pink coral image with fish

Report on surveys of the Innisfail sector of the Great Barrier Reef

13th June 2017


  • Overall, reefs had moderate levels of coral bleaching (10-30% of total hard coral cover).
  • Reefs that were surveyed at the end of the 2016/17 summer had variable impacts from coral bleaching, with some reefs showing high to very high levels of bleaching in particular reef zones.
  • Median reef-wide live coral cover had increased across the sector, despite declines on three of seven reefs that were surveyed.
  • Crown-of-thorns starfish (COTS) activity continues to increase on reefs in this sector.
  • A coral disease outbreak was recorded at Taylor Reef.


Figure 1: Map showing location of reefs in the Innisfail sector. Click on figure to go to AIMS Spatial Maps and click on symbols for information on individual reefs


Table 1: Overview of results obtained from manta tow surveys of reefs in the Innisfail sector.

Innisfail Sector Summary Trend since last survey
Median Coral Cover Moderate (10-30%) Increased
COTS status: 2 Active Outbreaks, 1 Incipient Outbreaks Increased
Coral bleaching: Moderate Increased

As part of the Long Term Monitoring Program (LTMP), six reefs in the Innisfail sector of the Great Barrier Reef (GBR) were surveyed for coral cover and abundance of the coral feeding COTS Acanthaster planci using the manta tow technique. Median reef-wide live coral cover (coral cover) continues to increase on reefs in the sector that are recovering from the effects Severe Cyclone Yasi (category 5) in February 2011 (Table 1). Results for individual reefs are given in Table 2.

COTS activity continues to increase on reefs in this sector. Active outbreaks were observed at Taylor and Gilbey Reefs. Coral cover had declined on Gilbey Reef likely due to COTS feeding activity. On Taylor Reef coral cover had increased since the last survey but is likely to decline since outbreak densities of COTS are still present on this reef. An incipient outbreak was recorded at Flora Reef where coral cover was stable, but may also decline in future due to COTS. Low numbers of COTS were also observed on Feather Reef but at densities that are unlikely to cause coral cover to decline.

Some reefs in this sector were surveyed before the 2016/17 summer bleaching event, while others were surveyed after. Bleaching was limited to small numbers of scattered individual coral colonies on parts of those reefs that were surveyed beforehand (Feather, Flora, Taylor and Gilbey Reefs). In contrast, bleaching was widespread on the two reefs surveyed after the 2016/17 summer bleaching. Wardle Reef was particularly severely affected: on some parts of the reef, bleaching affected 50-75% of total coral cover. There was also significant recent coral mortality on this reef and coral cover had declined since the previous survey, likely from mortality due to summer bleaching. Similarly on Moss Reef bleaching was high in some zones, affecting 30-50% of total coral cover, and coral cover had also declined since the previous survey. White syndrome was observed on all reefs but generally below outbreaks levels (incidence of disease at a higher rate than normally recorded during manta tow surveys). Signs of black-band disease were recorded at Feather Reef.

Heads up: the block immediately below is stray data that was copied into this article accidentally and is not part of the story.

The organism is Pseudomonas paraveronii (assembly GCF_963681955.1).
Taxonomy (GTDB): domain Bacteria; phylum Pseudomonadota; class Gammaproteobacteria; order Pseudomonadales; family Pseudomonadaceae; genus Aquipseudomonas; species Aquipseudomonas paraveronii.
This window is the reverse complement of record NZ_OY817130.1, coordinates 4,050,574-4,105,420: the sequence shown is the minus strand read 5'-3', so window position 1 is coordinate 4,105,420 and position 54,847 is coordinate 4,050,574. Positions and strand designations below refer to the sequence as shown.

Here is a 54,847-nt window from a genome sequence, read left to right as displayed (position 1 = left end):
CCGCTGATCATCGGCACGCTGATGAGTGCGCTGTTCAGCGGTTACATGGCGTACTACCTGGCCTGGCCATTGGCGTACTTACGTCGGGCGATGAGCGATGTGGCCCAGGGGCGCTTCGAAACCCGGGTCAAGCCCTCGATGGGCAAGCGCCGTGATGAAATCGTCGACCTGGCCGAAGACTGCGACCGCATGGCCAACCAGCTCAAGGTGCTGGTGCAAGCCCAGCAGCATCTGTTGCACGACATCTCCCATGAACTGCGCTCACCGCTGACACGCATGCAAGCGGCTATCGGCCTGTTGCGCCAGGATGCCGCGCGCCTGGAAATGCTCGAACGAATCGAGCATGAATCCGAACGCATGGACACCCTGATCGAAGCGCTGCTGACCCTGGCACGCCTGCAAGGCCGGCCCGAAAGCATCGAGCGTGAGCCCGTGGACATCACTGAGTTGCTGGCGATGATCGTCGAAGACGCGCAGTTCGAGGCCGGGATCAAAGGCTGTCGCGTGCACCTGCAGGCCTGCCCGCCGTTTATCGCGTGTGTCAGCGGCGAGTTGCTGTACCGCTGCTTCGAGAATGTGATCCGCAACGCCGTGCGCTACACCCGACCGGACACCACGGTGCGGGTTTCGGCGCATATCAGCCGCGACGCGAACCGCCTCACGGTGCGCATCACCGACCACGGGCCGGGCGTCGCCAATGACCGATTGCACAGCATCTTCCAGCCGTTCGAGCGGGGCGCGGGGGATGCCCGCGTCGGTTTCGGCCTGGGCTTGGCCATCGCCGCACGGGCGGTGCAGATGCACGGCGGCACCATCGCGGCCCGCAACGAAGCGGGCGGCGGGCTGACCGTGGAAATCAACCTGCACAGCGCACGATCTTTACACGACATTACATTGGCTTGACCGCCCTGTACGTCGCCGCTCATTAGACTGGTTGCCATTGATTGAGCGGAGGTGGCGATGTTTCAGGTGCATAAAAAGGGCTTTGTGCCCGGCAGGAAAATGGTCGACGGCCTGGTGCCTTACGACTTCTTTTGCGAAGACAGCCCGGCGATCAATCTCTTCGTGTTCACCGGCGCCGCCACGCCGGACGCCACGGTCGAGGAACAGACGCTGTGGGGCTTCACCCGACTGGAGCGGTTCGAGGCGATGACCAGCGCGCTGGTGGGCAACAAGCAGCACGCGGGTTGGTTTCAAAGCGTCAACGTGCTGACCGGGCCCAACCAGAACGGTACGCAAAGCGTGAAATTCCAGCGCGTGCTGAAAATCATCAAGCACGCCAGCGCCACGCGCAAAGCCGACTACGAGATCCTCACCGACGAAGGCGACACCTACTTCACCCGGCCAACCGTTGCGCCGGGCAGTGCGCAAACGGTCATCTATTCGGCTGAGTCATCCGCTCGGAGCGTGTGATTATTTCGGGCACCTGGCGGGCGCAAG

Table 2: Summary of manta tow surveys for reefs in the Innisfail sector. Arrows indicate the trend in live coral cover and A. planci since last survey; ▲ = increase, ▼ = decrease, “ ” = no change. Reef status refers to COTS impact where NO = No Outbreak, and RE = Recovering from a previous outbreak.

Reef Shelf Position Tows Previous survey year A. planci A. planci per tow Median Live Coral Cover Median Soft Coral Cover Reef Status
FEATHER Mid 51 2016 1 ▲ 0.02 20-30% 0-5% NO
FLORA Mid 50 2007 19 ▲ 0.38 5-20% 0-5% IO
TAYLOR Mid 50 2016 63 ▲ 1.26 20-30% ▼ 0-5% AO
GILBEY Outer 51 2005 95 ▲ 1.86 20-30% ▲ 0-5% ▼ AO
MOSS Outer 54 2005 0 0 20-30% ▼ 0-5% NO
WARDLE Outer 58 2016 0 0 5-10% ▼ 0-5% ▼ NO


Dates: 19th - 22nd December 2016 and 27th - 28th April 2017

Vessel: RV Cape Ferguson

Survey leaders: Kate Osborne and Ian Miller

Details of the manta tow method and results can be found here.

Click here for further details of the monitoring program design, sampling methods and a full explanation of the A. planci outbreak terminology.

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